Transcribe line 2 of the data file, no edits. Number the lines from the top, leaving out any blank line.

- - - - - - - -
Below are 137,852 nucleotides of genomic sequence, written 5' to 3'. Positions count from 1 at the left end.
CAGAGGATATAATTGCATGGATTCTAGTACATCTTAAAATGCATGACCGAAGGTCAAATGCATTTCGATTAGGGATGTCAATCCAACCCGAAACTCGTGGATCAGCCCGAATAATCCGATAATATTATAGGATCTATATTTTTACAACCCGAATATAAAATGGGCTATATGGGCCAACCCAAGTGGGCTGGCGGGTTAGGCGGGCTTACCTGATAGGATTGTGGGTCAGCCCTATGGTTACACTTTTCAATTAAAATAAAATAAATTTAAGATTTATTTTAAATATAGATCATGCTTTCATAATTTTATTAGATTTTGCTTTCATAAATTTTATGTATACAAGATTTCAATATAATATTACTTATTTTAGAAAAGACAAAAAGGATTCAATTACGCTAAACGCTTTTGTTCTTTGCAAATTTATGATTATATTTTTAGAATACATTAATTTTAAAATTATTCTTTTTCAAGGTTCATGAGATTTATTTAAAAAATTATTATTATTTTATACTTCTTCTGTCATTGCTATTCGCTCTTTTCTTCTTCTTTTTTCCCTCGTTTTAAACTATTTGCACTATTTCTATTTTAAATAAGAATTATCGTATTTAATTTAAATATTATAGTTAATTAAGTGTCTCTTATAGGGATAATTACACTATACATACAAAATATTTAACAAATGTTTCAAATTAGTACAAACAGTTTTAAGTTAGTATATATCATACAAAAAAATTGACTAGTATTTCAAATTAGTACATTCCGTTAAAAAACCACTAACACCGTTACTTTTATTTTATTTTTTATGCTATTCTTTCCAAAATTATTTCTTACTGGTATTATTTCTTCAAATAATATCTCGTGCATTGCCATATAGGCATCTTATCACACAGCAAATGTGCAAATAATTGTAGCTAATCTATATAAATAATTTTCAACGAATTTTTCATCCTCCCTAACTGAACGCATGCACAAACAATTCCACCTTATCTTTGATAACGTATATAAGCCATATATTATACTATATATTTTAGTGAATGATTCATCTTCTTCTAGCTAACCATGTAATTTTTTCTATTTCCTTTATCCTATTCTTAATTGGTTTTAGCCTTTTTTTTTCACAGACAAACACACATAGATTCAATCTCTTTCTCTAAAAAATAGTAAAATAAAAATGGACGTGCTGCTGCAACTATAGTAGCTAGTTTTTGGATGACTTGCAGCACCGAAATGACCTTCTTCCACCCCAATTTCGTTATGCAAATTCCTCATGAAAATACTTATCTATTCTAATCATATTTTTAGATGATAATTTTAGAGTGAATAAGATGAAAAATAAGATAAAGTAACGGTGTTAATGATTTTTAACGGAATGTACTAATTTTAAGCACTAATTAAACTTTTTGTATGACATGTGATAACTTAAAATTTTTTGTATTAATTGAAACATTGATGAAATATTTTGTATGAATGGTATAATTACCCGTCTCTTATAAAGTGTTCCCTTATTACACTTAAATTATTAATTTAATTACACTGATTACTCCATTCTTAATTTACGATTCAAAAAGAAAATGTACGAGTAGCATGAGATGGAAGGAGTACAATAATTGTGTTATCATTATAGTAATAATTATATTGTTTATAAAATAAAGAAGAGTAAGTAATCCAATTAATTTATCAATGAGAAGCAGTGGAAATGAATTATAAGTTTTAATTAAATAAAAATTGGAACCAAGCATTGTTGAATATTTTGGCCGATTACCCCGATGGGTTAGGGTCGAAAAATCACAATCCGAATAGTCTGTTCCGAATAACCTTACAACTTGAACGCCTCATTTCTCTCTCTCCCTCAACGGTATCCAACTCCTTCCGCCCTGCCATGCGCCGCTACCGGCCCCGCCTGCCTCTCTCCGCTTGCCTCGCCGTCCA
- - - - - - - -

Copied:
CAGAGGATATAATTGCATGGATTCTAGTACATCTTAAAATGCATGACCGAAGGTCAAATGCATTTCGATTAGGGATGTCAATCCAACCCGAAACTCGTGGATCAGCCCGAATAATCCGATAATATTATAGGATCTATATTTTTACAACCCGAATATAAAATGGGCTATATGGGCCAACCCAAGTGGGCTGGCGGGTTAGGCGGGCTTACCTGATAGGATTGTGGGTCAGCCCTATGGTTACACTTTTCAATTAAAATAAAATAAATTTAAGATTTATTTTAAATATAGATCATGCTTTCATAATTTTATTAGATTTTGCTTTCATAAATTTTATGTATACAAGATTTCAATATAATATTACTTATTTTAGAAAAGACAAAAAGGATTCAATTACGCTAAACGCTTTTGTTCTTTGCAAATTTATGATTATATTTTTAGAATACATTAATTTTAAAATTATTCTTTTTCAAGGTTCATGAGATTTATTTAAAAAATTATTATTATTTTATACTTCTTCTGTCATTGCTATTCGCTCTTTTCTTCTTCTTTTTTCCCTCGTTTTAAACTATTTGCACTATTTCTATTTTAAATAAGAATTATCGTATTTAATTTAAATATTATAGTTAATTAAGTGTCTCTTATAGGGATAATTACACTATACATACAAAATATTTAACAAATGTTTCAAATTAGTACAAACAGTTTTAAGTTAGTATATATCATACAAAAAAATTGACTAGTATTTCAAATTAGTACATTCCGTTAAAAAACCACTAACACCGTTACTTTTATTTTATTTTTTATGCTATTCTTTCCAAAATTATTTCTTACTGGTATTATTTCTTCAAATAATATCTCGTGCATTGCCATATAGGCATCTTATCACACAGCAAATGTGCAAATAATTGTAGCTAATCTATATAAATAATTTTCAACGAATTTTTCATCCTCCCTAACTGAACGCATGCACAAACAATTCCACCTTATCTTTGATAACGTATATAAGCCATATATTATACTATATATTTTAGTGAATGATTCATCTTCTTCTAGCTAACCATGTAATTTTTTCTATTTCCTTTATCCTATTCTTAATTGGTTTTAGCCTTTTTTTTTCACAGACAAACACACATAGATTCAATCTCTTTCTCTAAAAAATAGTAAAATAAAAATGGACGTGCTGCTGCAACTATAGTAGCTAGTTTTTGGATGACTTGCAGCACCGAAATGACCTTCTTCCACCCCAATTTCGTTATGCAAATTCCTCATGAAAATACTTATCTATTCTAATCATATTTTTAGATGATAATTTTAGAGTGAATAAGATGAAAAATAAGATAAAGTAACGGTGTTAATGATTTTTAACGGAATGTACTAATTTTAAGCACTAATTAAACTTTTTGTATGACATGTGATAACTTAAAATTTTTTGTATTAATTGAAACATTGATGAAATATTTTGTATGAATGGTATAATTACCCGTCTCTTATAAAGTGTTCCCTTATTACACTTAAATTATTAATTTAATTACACTGATTACTCCATTCTTAATTTACGATTCAAAAAGAAAATGTACGAGTAGCATGAGATGGAAGGAGTACAATAATTGTGTTATCATTATAGTAATAATTATATTGTTTATAAAATAAAGAAGAGTAAGTAATCCAATTAATTTATCAATGAGAAGCAGTGGAAATGAATTATAAGTTTTAATTAAATAAAAATTGGAACCAAGCATTGTTGAATATTTTGGCCGATTACCCCGATGGGTTAGGGTCGAAAAATCACAATCCGAATAGTCTGTTCCGAATAACCTTACAACTTGAACGCCTCATTTCTCTCTCTCCCTCAACGGTATCCAACTCCTTCCGCCCTGCCATGCGCCGCTACCGGCCCCGCCTGCCTCTCTCCGCTTGCCTCGCCGTCCA